Ms

Discussion in 'Human Science' started by Tnerb, Apr 17, 2009.

  1. Hercules Rockefeller Beatings will continue until morale improves. Moderator

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    Oh, I see.

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    You think that you can get an MRI scan anywhere other than in a medical clinic or hospital? You can get an MRI done at your local butcher, I suppose. You have one in your backyard shed perhaps?

    Of course an MRI is a clinical procedure, you twit. As are many of the other tests you copy&pasted.


    Well that seals the fact you have no idea what you're talking about. Stop pretending otherwise, please. By definition, a clinical test is one performed in a clinic. That's the derivation of the term. Am I moving too quickly for you? The term clinic, in this instance, refers to any medical establishment, such as a hospital, GP's office, day clinic etc. It includes routine things like BP and blood samples (which can also be performed outside the clinical setting) up to complex things like MRI scans. They are all tests performed in a clinic, hence the term "clinical test".

    Dude.
     
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  3. Roman Banned Banned

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    Heeeeey Herc, ease up on him a bit; this may be a Aussie/American semantic issue.
     
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  5. Killjoy Propelling The Farce!! Valued Senior Member

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    Oh, no.

    It's pretty clear he's got Muy Stupido, all right.

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  7. Asguard Kiss my dark side Valued Senior Member

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    orleander, HR. this is the definition arording to mosbys medical dictionary (which publishes most of our book BTW)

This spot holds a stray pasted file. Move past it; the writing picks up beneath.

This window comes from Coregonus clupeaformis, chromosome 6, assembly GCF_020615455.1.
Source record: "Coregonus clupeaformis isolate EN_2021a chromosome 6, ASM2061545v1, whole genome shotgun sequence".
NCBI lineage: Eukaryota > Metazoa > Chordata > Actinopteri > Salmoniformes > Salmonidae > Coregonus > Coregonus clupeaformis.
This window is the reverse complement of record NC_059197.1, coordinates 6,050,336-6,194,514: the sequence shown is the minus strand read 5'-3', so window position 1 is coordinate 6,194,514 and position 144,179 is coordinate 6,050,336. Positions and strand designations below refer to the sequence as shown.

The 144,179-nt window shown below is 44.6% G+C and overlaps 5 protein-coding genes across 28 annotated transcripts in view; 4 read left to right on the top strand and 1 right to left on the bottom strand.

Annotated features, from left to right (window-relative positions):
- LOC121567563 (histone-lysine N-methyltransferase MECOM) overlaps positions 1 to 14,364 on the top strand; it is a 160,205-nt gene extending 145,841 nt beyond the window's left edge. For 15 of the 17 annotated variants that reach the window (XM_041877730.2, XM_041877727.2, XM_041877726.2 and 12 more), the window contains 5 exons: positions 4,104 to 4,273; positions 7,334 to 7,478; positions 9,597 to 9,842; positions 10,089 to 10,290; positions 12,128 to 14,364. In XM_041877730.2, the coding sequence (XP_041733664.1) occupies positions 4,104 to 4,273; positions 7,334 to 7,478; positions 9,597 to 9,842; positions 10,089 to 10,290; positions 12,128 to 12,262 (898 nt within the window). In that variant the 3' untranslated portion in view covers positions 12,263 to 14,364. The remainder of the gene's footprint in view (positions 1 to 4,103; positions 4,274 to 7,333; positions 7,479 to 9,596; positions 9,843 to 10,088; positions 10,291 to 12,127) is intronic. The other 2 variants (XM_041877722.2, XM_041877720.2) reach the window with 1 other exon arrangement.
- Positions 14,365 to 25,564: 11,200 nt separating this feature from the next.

http://medical-dictionary.thefreedictionary.com/clinical diagnosis

    clinical diagnosis,
    a diagnosis made on the basis of knowledge obtained by medical history and physical examination alone, without benefit of laboratory tests or x-ray films.

    Mosby's Medical Dictionary, 8th edition. © 2009, Elsevier.
     
  8. Trippy ALEA IACTA EST Staff Member

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    Please, context, because clearly that isn't what my post meant.

    OKay, this may have been a slight over simplification, but it's been a while since I looked at the literature - most people won't get a diagnosis of Definite MS unless it's particularly insidiuous, or post mortem.

    According to this: http://www.mult-sclerosis.org/diagnosingms.html

    Tumour or other Cord compression, Stroke, Acute Disseminated EncephaloMyelitis (ADEM), Lyme disease, Sub-Acute Sclerosing Panencephalitis, Neurosyphilis, Progressive Multifocal Leukoencephalopathy, Systemic Lupus Erythematosus, Cerebral Arteritis, Complicated Migraine, Diabetes, Hypothyroidism, Myasthenia Gravis, Acute Transverse Myelitis, Herpes Simplex Encephalitis, Polyarteritis nodosa, Sjogren syndrome, Behcet's syndrome, Sarcoidosis, Paraneoplastic syndromes, neuromyelitis optica (Devic's syndrome), HIV-associated myelopathy, Adrenomyeloneuropathy, other Myelopathy, Spinocerebellar syndromes, Hereditary Spastic Paraparesis, Guillian Barre Syndrome, Polymyositis, Benign Paroxysmal Positional Vertigo, Parkinson's Disease, Cerebral Haemorrhage, Amyotrophic Lateral Sclerosis (ALS), Mononeuritis, Huntington's Disease, Post-Infectious Encephalitis, Arteriovenous Malformations, Arachnoid Cysts, Arnold-Chiari Malformations, Cervical Spondylosis

    Are some of the diseases that can present the same symptoms as MS - obviously it's more important to rule some out than others, and to do so quicker (it depends on which symptoms the MS patient presents with).

    The Diagnosis my wife has is "Probable MS" (or it might be Clinically probable MS) most people get a Dx of "Possible MS" (this is the Poser Criteria, but there's more than one criterium for MS Diagnosis).

    http://www.geocities.com/hotsprings/3468/diagnosis-criteria02.html

    Either way under the Poser Criteria, to get a Dx of Definite MS requires quite aggressive MS (most common in males).

    The thing that you don't seem to understand is that there's a cloud of symptoms associated with MS, but a patient with MS doesn't neccessarily display all of them. The symptoms they display might, for example be consistent with MS and Neurosyphillis. Well, if you're talking about a 12 year old virgin, then it's unlikely to be syphillis, and syphillis is easy to test for and rule out. However, if the person presenting with MS symptoms has a history of relapsing/remitting symptoms, and there's evidence for one white matter lesion, and the symptoms of the relapse are consistent with Syphillis and MS, but Syphillis can be ruled out, then most neurologists (should) give a diagnosis of "Possible MS".